In Conversation with Hailey Heaton

Interviewed by Timothy Frazier
Images Hailey Heaton

TF: How did you get into photography?

HHI’ve always liked taking photos and doing little videos with my friends, maybe because of youtube and mini digital cameras. I was in my seventh grade photo club because I had a crush on a boy who was in it, and he hated me cause I never took it seriously, and we joke about it a lot now.

HH: I never thought about what I was doing or what it meant and I miss that. I did a lot of weird fantasy Flickr shit in high school just because it seemed fun and I taught myself photoshop that way. It never really felt like “me” though, because I was always copying other people’s editing techniques, or figuring out how to make myself float or something dumb.

HH: I never even really looked at “real” photographers before college, and I felt really behind that way, that I wasn’t familiar with Nan Goldin or Diane Arbus or people like that. The only person I ever really looked at in high school was Sally Mann because my ex boyfriend’s mom bought me her memoir. College really helped me figure out what it all means to me and my own voice within it.

TF: Tell me about your project, “Campsite 5”.

HHI shot all the photos in one day on a camping trip with a group of close friends two summers ago. We hiked three miles up and down a mountain to the campground and were right on this huge lake in South Jersey. It rained really badly that weekend and we were practically the only people there. It was really surreal.

HH: I left my phone in the car all weekend and it was the most clear headed I felt in a long time making work. I brought like 4 cameras with me, including the RZ67, and hiked with them, and it was just a really bodily thing. Sometimes it feels like my most personal work I’ve made. I never shoot black and white really so it was a different experience to just focus on form. I think I was trying to channel John Gossage, too, cause he’s one of my favorite photographers, and I love the way that he captures nature.

TFYou graduated with a BFA in Photography & Video from SVA in 2019, could you talk a bit about that experience? In what way do you think studying photography in NYC has shaped the way you photograph and was it worth the hefty price tag?

HHAll I’ll really say about SVA is that I really appreciate the teachers that invested so much time into helping me grow. A lot of people there really believed in me and helped me push myself really far, and I’ll be forever indebted to those people, cause I’ve never really had that type of support anywhere else. In high school I never had an opportunity to feel “smart”, so many teachers wrote me off, rightfully, cause I would skip school all the time and just never studied. I remember my guidance counselor tried to wean me away from applying to any school except community college because my grades were just so bad. So it was a big deal to really be excited about learning and having teachers share essays and artists with me.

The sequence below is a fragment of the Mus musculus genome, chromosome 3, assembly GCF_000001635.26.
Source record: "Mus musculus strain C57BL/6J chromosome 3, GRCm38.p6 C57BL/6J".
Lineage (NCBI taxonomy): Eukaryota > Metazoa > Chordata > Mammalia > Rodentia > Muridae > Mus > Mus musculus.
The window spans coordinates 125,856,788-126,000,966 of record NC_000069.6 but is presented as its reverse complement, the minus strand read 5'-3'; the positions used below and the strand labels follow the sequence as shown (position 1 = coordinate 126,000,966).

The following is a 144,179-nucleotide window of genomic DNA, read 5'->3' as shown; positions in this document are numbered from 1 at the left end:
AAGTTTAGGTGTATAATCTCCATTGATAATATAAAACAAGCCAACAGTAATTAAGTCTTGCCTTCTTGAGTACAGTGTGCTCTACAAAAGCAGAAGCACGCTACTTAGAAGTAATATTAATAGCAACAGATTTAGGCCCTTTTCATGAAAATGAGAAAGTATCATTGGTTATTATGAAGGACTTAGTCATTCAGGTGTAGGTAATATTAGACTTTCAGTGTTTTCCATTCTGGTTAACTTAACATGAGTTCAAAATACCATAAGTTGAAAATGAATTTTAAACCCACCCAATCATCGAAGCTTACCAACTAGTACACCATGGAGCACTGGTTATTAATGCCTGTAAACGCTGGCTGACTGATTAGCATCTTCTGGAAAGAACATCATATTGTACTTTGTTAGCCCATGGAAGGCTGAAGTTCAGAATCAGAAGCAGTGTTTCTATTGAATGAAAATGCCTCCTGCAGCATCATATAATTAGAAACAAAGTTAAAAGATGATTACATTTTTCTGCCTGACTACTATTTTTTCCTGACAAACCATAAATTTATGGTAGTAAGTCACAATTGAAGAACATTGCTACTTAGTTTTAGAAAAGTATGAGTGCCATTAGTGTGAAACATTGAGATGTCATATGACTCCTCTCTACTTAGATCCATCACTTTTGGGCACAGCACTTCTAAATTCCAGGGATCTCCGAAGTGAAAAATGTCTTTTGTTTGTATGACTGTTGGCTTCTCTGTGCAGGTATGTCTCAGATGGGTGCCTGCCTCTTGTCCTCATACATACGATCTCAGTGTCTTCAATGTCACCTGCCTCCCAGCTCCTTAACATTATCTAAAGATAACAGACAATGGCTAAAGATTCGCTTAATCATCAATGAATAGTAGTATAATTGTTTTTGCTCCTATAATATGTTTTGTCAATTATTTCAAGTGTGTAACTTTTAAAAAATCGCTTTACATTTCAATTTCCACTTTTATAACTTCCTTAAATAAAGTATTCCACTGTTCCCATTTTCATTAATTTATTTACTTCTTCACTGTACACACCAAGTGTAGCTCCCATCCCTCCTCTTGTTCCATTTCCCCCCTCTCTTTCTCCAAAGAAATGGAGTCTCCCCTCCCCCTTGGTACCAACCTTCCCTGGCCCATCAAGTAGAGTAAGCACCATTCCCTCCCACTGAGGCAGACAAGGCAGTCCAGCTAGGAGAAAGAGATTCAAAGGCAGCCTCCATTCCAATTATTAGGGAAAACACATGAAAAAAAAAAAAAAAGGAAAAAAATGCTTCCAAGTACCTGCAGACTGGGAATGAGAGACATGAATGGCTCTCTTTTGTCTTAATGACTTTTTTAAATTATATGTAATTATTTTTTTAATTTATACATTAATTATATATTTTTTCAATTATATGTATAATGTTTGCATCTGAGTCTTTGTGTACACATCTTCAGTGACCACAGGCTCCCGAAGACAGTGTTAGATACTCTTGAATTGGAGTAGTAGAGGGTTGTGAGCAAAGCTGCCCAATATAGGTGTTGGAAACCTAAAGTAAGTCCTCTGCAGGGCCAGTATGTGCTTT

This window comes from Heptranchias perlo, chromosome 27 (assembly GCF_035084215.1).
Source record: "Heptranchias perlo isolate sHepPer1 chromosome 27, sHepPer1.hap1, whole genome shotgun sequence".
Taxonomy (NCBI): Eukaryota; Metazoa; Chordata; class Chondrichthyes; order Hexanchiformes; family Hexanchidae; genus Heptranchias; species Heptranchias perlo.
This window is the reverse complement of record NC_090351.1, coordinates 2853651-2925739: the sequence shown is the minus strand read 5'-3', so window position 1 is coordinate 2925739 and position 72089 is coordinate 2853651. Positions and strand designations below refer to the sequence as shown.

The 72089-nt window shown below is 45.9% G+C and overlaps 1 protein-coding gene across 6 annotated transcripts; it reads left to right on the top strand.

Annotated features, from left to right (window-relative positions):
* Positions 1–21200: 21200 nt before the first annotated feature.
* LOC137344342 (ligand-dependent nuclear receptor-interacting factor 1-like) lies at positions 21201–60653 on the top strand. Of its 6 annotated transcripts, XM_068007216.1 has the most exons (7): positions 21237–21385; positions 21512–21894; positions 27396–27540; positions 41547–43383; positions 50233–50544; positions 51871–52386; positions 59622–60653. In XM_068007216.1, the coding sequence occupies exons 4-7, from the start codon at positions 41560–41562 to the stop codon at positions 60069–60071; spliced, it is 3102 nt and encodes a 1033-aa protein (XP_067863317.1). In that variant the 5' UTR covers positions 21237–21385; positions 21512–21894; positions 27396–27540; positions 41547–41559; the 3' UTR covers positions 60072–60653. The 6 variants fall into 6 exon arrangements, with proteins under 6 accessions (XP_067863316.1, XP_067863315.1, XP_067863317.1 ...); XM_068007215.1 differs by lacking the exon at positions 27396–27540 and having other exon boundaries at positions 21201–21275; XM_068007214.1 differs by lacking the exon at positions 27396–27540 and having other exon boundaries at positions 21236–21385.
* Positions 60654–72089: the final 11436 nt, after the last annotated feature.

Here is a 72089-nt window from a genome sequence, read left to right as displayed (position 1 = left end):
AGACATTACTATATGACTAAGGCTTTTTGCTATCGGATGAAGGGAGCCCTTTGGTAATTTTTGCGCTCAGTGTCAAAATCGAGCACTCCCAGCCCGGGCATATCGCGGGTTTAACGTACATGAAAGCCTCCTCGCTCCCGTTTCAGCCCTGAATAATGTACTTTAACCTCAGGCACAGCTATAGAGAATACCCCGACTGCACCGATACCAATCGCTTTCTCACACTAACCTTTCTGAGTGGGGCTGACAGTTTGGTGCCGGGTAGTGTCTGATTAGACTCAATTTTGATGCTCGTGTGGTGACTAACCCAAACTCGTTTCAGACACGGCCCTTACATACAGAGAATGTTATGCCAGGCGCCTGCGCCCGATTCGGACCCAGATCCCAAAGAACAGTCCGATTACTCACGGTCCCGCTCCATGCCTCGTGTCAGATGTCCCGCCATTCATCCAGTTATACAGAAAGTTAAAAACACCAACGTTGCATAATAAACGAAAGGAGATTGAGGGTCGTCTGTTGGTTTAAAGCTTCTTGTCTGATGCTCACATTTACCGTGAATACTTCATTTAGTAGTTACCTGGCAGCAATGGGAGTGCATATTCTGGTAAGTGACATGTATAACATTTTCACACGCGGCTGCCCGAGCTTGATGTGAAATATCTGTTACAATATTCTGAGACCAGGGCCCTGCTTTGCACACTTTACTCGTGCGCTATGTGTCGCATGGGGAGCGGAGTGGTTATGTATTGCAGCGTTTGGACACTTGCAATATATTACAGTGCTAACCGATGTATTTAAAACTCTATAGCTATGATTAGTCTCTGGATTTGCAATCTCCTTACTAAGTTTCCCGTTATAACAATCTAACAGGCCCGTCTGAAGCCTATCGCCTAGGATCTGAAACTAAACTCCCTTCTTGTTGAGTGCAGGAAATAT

HH: New York as a place hasn’t changed my view, mostly because I always have to leave to take pictures. I never take photos in the city and I think most people who live here would say the same. SVA was the only school I applied to, and I always knew the investment would be worth it I think. Maybe I’ll let you know in a couple of years?

TFTell me about this photograph.

HHHaha, I don’t know!! It was just a really special moment with my friend Alta on a trip to Vermont with another group of friends. We went to this lake near this cottage we were staying in, around sunset, and were swimming and I just asked for her portrait. Nothing super crazy. There’s another version where she’s looking at me and I like going back and forth between the two moments.

TFShit's getting pretty crazy out in the ether with everything that’s currently going on with COVID-19. What has your experience been like in NYC during our current global crisis?

HHI’m still working full time as a nanny, which is currently how I support myself/my art practice. I’m grateful to still be having an income during this really weird time, because most people I know don’t.

HH: I’m spending a lot of time right now just kind of researching, reading, watching movies. It’s still the beginning though, and I might get restless and start taking manic still lives or self portraits in my backyard, I dunno, but I haven’t really felt a need to make work. Just kind of plotting for when this is all over. It definitely feels like an apocalypse though. I’ve never seen New York so empty.

TFIf you could photograph anyone from any time era who would it be and why?

HHI’ve been thinking about how cool it would be to photograph Hope Sandoval since she’s still alive and kind of low-key. I love her music. I’ve been watching a lot of Bela Tarr films recently and it would be cool to photograph him or Erika Bok, who’s an actress in a bunch of his films. There’s like a million people though that I would love to photograph/meet/connect with.

TFFuture plans or upcoming projects?

HHOne of the things I’m doing in quarantine is writing a script, very very slowly. I’ve been wanting to make films for a while so I might use the space to really plan for it. I also really want to take a trip to the West coast to visit family.

Hailey Heaton is a 22 year old photographer born outside of Philadelphia, Pennsylvania. Her work largely revolves around the myth of a perfect childhood in the suburban American landscape. She is drawn to themes of innocence, the fragility of life, time, and perceived truth. She holds a BFA in Photography from the School of Visual Arts and has recently exhibited her work for the first time at Untitled, Art. in Miami Beach, Florida. She is based in New York, New York.